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Who Spikes Ike?

Apr 21, 2014, Vol. 19, No. 30 • By ANDREW FERGUSON
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The Disney fiasco joined a long list of Gehry’s epic fails. There was the business school in Ohio with the sloping roof that sent chunks of ice onto passersby (it snows in Ohio?), and then the furniture plant with a large and pointlessly complicated, although quite innovative, copper trellis that had to be torn down when it sprung a leak after a few years. And we shouldn’t forget Gehry’s signature Guggenheim museum in Bilbao, Spain, one of the most overpraised edifices of the last century, whose flashy titanium surfaces soon began to show large brown splotches, leading more than one observer to remark that the building had come to resemble a discarded dirty diaper. Gehry said the discoloration was the contractor’s fault.

This is not, in other words, a celebrity architect whose word about pragmatic matters should be taken at face value. The commission was right to dwell on the practical flaws of the design, but we still don’t know whether Gehry’s firm will agree to come crawling back to NCPC every two months in an effort to preserve a project that even Gehry himself recently said may never be built. In any case, it’s clear by now that what Gehry wants to do and what the system of checks and balances will tolerate, politically and aesthetically, are not compatible.

The present state of affairs raises a chilling prospect: Maybe this is it. With the approval and budgetary processes at a standoff, maybe nothing, in the end, will get built. This is not the worst possible outcome; a completed Gehry design, with its trivialization of a great man, would be worse than nothing. But the standoff is also a waste of money and energy. The Eisenhower Memorial Commission has a large handful of staffers and $30 million in taxpayer money already allocated and in the bank. (Efforts to raise private money have gone limp.) Like any governmental body, the commission can keep itself occupied doing not much of anything for a long time, until the money runs out: a few million dollars more to Gehry for a few more revisions, a study here, a procedural review there, a couple of subcontractors brought in .  .  . and then, after a span of uneventful years, the barely noticed demise.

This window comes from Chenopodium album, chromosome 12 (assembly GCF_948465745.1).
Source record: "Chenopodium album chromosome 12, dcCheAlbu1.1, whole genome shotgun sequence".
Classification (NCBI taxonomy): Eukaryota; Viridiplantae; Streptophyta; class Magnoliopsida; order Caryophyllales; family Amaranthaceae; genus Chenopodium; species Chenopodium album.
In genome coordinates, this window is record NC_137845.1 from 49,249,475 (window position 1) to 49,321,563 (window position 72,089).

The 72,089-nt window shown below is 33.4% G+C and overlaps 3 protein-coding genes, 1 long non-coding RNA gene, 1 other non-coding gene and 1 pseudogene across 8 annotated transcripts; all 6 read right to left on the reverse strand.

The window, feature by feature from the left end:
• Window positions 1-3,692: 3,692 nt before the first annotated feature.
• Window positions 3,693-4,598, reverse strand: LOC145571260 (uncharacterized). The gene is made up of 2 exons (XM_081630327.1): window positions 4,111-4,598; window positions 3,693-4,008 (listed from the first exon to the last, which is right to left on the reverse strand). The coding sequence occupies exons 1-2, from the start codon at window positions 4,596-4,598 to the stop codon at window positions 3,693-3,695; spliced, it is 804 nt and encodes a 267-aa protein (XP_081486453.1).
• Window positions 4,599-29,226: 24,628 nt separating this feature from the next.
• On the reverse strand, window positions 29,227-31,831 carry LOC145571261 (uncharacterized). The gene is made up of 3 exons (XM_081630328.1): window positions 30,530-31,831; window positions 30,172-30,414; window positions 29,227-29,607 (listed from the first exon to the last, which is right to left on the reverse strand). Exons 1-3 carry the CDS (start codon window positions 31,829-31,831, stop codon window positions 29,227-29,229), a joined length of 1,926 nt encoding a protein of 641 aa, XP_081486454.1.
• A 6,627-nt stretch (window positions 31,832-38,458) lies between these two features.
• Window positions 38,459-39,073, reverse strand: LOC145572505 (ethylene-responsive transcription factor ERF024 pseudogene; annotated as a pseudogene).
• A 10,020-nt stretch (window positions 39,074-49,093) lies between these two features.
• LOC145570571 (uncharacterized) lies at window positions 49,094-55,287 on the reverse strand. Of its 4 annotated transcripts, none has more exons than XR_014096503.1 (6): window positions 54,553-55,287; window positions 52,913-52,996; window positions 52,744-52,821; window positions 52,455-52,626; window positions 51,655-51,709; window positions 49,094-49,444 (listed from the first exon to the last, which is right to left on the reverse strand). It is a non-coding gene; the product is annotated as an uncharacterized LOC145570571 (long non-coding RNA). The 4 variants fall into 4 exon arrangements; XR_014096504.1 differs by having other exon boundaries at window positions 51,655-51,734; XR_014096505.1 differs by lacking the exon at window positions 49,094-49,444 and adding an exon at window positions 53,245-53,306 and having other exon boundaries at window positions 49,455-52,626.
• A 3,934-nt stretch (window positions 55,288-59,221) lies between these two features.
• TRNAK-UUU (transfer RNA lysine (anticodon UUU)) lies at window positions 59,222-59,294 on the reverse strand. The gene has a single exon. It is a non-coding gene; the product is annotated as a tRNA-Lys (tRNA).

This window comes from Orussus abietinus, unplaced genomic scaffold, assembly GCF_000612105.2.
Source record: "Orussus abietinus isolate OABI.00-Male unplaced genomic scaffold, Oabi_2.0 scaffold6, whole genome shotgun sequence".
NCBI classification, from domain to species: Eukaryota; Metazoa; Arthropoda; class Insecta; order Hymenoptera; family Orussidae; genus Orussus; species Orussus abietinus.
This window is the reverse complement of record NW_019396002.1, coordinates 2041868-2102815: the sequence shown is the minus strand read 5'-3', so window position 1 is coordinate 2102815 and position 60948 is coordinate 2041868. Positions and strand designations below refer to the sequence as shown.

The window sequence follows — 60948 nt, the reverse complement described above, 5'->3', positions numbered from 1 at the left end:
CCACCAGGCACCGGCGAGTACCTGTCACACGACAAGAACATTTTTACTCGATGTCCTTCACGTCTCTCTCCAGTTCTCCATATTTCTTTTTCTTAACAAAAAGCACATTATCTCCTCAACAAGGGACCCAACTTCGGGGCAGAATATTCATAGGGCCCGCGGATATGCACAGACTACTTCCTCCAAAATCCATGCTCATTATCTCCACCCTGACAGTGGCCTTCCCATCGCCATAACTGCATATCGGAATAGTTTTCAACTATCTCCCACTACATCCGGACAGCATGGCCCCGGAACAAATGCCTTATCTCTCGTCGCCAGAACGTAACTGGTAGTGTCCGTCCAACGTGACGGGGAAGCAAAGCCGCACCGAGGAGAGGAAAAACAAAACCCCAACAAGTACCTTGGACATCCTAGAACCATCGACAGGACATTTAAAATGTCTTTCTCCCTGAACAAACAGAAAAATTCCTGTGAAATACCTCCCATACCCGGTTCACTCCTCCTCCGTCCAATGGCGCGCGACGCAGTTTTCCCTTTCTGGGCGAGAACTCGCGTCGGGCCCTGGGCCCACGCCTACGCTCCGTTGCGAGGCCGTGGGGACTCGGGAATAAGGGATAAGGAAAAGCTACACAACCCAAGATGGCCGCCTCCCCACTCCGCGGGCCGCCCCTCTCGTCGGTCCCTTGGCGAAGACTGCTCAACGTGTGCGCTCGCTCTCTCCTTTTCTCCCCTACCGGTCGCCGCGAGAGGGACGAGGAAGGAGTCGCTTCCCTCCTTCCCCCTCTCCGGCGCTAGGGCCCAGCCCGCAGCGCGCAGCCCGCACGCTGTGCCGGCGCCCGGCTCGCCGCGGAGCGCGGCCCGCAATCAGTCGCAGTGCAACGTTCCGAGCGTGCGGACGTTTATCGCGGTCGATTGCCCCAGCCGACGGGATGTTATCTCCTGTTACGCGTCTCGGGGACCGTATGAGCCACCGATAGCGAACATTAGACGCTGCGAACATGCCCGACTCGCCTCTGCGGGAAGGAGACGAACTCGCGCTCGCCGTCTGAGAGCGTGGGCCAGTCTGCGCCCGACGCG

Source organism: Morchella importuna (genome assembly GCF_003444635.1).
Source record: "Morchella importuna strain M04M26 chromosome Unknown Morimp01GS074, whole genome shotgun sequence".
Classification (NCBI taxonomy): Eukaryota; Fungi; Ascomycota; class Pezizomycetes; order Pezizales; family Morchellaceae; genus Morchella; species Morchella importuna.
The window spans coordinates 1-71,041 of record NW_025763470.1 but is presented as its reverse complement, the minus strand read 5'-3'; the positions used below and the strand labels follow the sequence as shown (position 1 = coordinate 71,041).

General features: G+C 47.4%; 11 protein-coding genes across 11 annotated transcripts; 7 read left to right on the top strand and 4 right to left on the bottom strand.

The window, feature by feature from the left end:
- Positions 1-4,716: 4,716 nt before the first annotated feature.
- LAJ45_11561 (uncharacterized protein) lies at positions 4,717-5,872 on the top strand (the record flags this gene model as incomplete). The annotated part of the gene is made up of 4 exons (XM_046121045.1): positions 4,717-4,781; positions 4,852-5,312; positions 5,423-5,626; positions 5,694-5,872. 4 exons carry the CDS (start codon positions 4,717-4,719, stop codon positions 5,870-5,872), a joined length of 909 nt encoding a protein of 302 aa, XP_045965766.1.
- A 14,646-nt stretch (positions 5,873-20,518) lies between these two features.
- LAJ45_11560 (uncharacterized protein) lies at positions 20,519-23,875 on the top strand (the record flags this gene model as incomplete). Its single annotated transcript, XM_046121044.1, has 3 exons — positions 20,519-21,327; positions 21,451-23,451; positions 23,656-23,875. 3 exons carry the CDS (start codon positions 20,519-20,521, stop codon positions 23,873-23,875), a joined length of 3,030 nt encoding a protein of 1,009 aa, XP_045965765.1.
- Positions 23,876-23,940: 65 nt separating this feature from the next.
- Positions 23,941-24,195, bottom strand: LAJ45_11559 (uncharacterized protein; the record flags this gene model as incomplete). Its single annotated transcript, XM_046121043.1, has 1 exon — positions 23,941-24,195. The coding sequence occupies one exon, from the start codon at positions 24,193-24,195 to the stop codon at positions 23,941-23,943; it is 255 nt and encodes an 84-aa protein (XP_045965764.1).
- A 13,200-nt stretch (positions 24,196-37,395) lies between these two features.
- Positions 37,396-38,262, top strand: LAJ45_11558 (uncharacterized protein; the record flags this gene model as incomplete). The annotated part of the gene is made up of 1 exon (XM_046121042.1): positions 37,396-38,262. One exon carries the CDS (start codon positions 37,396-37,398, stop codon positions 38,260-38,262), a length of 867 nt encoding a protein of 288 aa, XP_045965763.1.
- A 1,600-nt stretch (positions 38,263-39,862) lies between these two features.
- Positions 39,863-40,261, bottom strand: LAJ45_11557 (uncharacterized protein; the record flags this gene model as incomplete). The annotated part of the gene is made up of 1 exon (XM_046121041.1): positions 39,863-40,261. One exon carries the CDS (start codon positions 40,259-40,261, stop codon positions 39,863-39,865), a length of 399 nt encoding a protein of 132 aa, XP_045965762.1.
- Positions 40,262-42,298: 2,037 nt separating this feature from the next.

There is an alternative. Thirty million is plenty to fund a new open design competition, one not rigged for celebrity architects. Enough money should be left over to build a more affordable and dignified memorial than Gehry’s Hollywood soundstage—which is to say, a more modest memorial, in keeping with the Eisenhower that Americans loved. A handsome statue on a plinth, maybe, and a frieze or two in a leafy urban park should be enough.

Otherwise, this sad episode will stand as a monument of its own, a towering tribute to the waste, vanity, and dysfunction of a divided capital.

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